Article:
The markets are positively brimming with piles of round, robust heirloom tomatoes. When they’re abundant and plentiful, I buy them by the case – dressing some with olive oil and herbs for Tomatoes Provençale, and serving others in salads. I like to stuff heirloom tomatoes with beans, pine nuts, breadcrumbs and fresh thyme.
Heirloom tomatoes, marvelously sweet and robust, pair beautifully with earthy, creamy flageolet beans and the bright perfumed notes of fresh thyme. I love to serve stuffed heirloom tomatoes in summertime for a light supper, partnered with a light salad dressed with vinaigrette.
Flageolet Beans for Stuffed Heirloom Tomatoes
A variety of bean popular in France, flageolet beans are small, tender and pale green with a lovely creaminess. Their mild flavor and delicate texture blends beautifully with robust flavors like garlic and herbs, and the way they hold their shape during cooking make them great for seasoning and stuffing into firm, ripe heirloom tomatoes.
Farmers harvest flageolet beans earlier than other beans, before they reach full maturity, which gives them their small size, mild flavor and pale green color.
You can find flageolet beans at many farmers markets and in well-stocked natural food stores. You can also order them online here. If you can’t find them, small white beans make a good substitute.
|Stuffed Heirloom Tomatoes with Flageolet Beans and Thyme|| |
- ½ cup flageolet beans
- ¼ teaspoon baking soda
- 2 bay leaves
- 2 tablespoons extra virgin olive oil (Find heirloom olive oil here.)
- 4 cloves garlic, minced
- 3 anchovy filets, minced (Find wild-caught anchovies here.)
- 1 teaspoon fresh thyme leaves
- ½ teaspoon crushed red pepper
- 1 teaspoon finely ground sea salt
- ⅓ cup pine nuts
- 8 large heirloom tomatoes
- ¼ cup grated parmesan cheese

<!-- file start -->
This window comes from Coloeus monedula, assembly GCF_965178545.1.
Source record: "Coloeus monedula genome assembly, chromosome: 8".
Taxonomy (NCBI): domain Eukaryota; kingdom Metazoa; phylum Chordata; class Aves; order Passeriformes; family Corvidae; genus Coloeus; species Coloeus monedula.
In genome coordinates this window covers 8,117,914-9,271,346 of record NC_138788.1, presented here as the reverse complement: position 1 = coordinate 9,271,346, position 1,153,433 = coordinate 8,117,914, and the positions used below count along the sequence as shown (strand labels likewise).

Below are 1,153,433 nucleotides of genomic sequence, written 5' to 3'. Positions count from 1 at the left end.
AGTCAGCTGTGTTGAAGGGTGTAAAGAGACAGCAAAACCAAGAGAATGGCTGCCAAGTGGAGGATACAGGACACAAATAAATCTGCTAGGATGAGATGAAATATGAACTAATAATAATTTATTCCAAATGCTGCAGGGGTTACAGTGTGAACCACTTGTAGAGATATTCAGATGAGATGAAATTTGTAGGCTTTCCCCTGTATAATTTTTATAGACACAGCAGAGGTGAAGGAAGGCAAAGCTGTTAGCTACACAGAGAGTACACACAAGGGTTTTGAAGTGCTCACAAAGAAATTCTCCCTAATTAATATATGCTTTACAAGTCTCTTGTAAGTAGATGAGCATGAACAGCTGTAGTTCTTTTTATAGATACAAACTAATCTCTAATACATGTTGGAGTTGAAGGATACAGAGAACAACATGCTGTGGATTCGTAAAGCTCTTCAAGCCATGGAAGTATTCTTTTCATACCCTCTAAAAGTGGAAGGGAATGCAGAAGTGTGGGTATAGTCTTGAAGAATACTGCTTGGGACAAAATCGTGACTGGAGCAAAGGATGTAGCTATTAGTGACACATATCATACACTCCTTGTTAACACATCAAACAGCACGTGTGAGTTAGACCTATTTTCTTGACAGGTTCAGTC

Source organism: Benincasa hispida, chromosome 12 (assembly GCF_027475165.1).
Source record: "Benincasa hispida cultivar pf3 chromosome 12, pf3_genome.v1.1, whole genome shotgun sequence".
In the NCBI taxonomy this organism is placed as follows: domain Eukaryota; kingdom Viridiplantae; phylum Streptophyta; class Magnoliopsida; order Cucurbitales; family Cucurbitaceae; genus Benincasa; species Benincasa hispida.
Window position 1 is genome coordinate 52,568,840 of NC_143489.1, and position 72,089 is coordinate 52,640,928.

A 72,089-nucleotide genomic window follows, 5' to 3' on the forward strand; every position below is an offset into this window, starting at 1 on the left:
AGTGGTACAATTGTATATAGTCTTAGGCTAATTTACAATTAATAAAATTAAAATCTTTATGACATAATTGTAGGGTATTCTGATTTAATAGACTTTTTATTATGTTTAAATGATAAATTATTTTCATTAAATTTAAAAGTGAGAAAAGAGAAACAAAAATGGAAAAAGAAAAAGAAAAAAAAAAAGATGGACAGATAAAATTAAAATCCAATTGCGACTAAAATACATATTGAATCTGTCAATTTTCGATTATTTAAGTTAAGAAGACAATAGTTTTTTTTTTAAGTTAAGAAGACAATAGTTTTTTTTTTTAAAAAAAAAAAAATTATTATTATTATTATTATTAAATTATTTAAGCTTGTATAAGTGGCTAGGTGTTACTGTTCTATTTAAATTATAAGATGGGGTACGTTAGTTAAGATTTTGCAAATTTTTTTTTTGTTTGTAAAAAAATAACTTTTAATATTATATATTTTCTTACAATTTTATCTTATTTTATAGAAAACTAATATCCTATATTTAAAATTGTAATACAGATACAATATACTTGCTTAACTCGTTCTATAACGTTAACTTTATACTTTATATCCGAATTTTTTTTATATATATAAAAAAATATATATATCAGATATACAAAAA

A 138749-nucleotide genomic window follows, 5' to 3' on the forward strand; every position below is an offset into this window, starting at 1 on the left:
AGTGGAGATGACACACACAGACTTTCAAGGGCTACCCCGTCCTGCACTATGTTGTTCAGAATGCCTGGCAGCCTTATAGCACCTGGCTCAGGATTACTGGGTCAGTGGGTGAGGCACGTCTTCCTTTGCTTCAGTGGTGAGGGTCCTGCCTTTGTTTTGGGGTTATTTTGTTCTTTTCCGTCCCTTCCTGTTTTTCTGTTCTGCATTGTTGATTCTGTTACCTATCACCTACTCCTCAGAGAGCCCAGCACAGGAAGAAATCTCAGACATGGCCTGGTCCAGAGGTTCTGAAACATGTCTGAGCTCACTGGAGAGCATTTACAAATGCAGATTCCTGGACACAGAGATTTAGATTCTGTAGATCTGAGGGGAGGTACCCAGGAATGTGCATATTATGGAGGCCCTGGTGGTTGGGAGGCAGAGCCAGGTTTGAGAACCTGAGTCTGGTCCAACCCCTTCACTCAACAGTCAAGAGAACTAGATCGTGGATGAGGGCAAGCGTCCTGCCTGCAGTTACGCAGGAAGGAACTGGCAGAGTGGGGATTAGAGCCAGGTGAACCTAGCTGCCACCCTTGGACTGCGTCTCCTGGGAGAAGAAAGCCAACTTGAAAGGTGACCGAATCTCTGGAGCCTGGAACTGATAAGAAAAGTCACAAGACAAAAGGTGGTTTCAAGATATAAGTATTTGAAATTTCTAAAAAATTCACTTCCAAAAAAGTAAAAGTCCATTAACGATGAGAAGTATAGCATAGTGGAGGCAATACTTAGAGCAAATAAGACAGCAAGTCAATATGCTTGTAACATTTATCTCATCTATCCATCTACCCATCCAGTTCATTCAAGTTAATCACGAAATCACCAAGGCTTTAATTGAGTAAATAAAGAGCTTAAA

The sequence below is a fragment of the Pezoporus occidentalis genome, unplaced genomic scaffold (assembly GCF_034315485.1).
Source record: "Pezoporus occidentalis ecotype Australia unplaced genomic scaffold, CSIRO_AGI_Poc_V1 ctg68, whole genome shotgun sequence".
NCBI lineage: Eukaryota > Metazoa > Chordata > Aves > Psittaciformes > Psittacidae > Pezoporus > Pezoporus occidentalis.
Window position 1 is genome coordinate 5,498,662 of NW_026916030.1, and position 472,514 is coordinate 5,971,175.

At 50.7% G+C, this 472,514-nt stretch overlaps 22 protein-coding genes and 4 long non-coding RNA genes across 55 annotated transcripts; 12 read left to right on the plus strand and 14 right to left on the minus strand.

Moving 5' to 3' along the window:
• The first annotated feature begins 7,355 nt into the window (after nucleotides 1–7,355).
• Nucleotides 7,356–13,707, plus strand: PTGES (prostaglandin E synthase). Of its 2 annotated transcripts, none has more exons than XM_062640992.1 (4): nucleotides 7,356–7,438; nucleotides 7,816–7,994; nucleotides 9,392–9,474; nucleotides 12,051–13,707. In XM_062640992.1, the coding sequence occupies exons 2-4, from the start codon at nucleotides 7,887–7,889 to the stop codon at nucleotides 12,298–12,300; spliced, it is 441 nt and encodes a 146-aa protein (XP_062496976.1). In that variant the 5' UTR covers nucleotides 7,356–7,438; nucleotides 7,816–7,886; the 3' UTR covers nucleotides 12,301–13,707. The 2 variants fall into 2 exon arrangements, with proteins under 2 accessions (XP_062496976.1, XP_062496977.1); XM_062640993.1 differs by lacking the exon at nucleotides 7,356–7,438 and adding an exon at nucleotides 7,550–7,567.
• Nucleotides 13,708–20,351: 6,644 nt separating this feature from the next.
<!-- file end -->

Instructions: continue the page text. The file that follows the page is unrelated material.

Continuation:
- ½ cup whole-grain sourdough breadcrumbs
- Dump the beans into a medium mixing bowl, cover them with hot water, and stir in the baking soda. Allow them to soak at least 8 and up to 18 hours. Drain them, and rinse the beans well.
- Add the beans to a soup pot, drop in the bay leaves, and boil the beans until tender, about 90 minutes. Drain.
- Heat the oven to 375 F.
- Warm the olive oil in a saute pan over medium-heat, and then stir in the garlic, anchovies, thyme and crushed red pepper. Saute them together until fragrant, about three minutes. Stir in the pine nuts and bread crumbs, toasting them until colored, about a minute more. Remove the skillet from the heat, and then stir in the beans.
- Core the tomatoes, and then drop about two tablespoons of the seasoned beans into each tomato. Top with parmesan cheese, and bake about 25 minutes. Serve warm.
Pulses, a collective term for beans, lentils, chickpeas, and dry peas, are rich in minerals and folate. They’re inexpensive, too, making them a staple in our pantry.
2016 is the International Year of Pulses, and we’ve been working with USA Pulses and Pulse Canada to spread the word. You can join me, and thousands of others, in taking the Pulse Pledge to eat pulses at least once a week.
Here’s some more recipes to get you started:
- White Bean and Kale Gratin
- Sprouted Chickpea Socca
- Sriracha Hummus
- Sprouted Hummus
- Kidney Bean and Vegetable Soup